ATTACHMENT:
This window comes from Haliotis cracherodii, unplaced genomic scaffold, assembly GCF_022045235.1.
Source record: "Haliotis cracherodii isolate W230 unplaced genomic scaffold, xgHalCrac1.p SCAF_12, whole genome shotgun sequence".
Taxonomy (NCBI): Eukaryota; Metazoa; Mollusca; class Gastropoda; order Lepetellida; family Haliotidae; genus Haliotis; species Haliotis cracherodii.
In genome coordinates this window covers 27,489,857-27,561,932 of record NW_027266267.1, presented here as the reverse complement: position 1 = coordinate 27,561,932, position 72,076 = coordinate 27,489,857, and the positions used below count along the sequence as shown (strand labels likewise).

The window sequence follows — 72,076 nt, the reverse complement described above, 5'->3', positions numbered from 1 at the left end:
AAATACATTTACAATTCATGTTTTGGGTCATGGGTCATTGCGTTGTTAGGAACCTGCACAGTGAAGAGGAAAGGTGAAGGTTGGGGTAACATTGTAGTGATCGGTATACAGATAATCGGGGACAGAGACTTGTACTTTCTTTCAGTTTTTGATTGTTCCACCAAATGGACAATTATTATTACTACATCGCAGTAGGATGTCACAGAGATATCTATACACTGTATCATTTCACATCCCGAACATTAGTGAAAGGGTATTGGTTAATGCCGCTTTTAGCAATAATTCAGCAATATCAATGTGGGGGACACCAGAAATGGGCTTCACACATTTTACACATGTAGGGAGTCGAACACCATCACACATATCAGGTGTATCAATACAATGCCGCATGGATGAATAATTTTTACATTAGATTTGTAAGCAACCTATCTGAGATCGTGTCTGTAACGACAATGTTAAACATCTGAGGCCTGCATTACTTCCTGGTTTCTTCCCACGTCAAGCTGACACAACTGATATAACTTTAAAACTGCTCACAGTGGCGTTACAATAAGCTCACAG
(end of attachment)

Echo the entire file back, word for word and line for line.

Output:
This window comes from Haliotis cracherodii, unplaced genomic scaffold, assembly GCF_022045235.1.
Source record: "Haliotis cracherodii isolate W230 unplaced genomic scaffold, xgHalCrac1.p SCAF_12, whole genome shotgun sequence".
Taxonomy (NCBI): Eukaryota; Metazoa; Mollusca; class Gastropoda; order Lepetellida; family Haliotidae; genus Haliotis; species Haliotis cracherodii.
In genome coordinates this window covers 27,489,857-27,561,932 of record NW_027266267.1, presented here as the reverse complement: position 1 = coordinate 27,561,932, position 72,076 = coordinate 27,489,857, and the positions used below count along the sequence as shown (strand labels likewise).

The window sequence follows — 72,076 nt, the reverse complement described above, 5'->3', positions numbered from 1 at the left end:
AAATACATTTACAATTCATGTTTTGGGTCATGGGTCATTGCGTTGTTAGGAACCTGCACAGTGAAGAGGAAAGGTGAAGGTTGGGGTAACATTGTAGTGATCGGTATACAGATAATCGGGGACAGAGACTTGTACTTTCTTTCAGTTTTTGATTGTTCCACCAAATGGACAATTATTATTACTACATCGCAGTAGGATGTCACAGAGATATCTATACACTGTATCATTTCACATCCCGAACATTAGTGAAAGGGTATTGGTTAATGCCGCTTTTAGCAATAATTCAGCAATATCAATGTGGGGGACACCAGAAATGGGCTTCACACATTTTACACATGTAGGGAGTCGAACACCATCACACATATCAGGTGTATCAATACAATGCCGCATGGATGAATAATTTTTACATTAGATTTGTAAGCAACCTATCTGAGATCGTGTCTGTAACGACAATGTTAAACATCTGAGGCCTGCATTACTTCCTGGTTTCTTCCCACGTCAAGCTGACACAACTGATATAACTTTAAAACTGCTCACAGTGGCGTTACAATAAGCTCACAG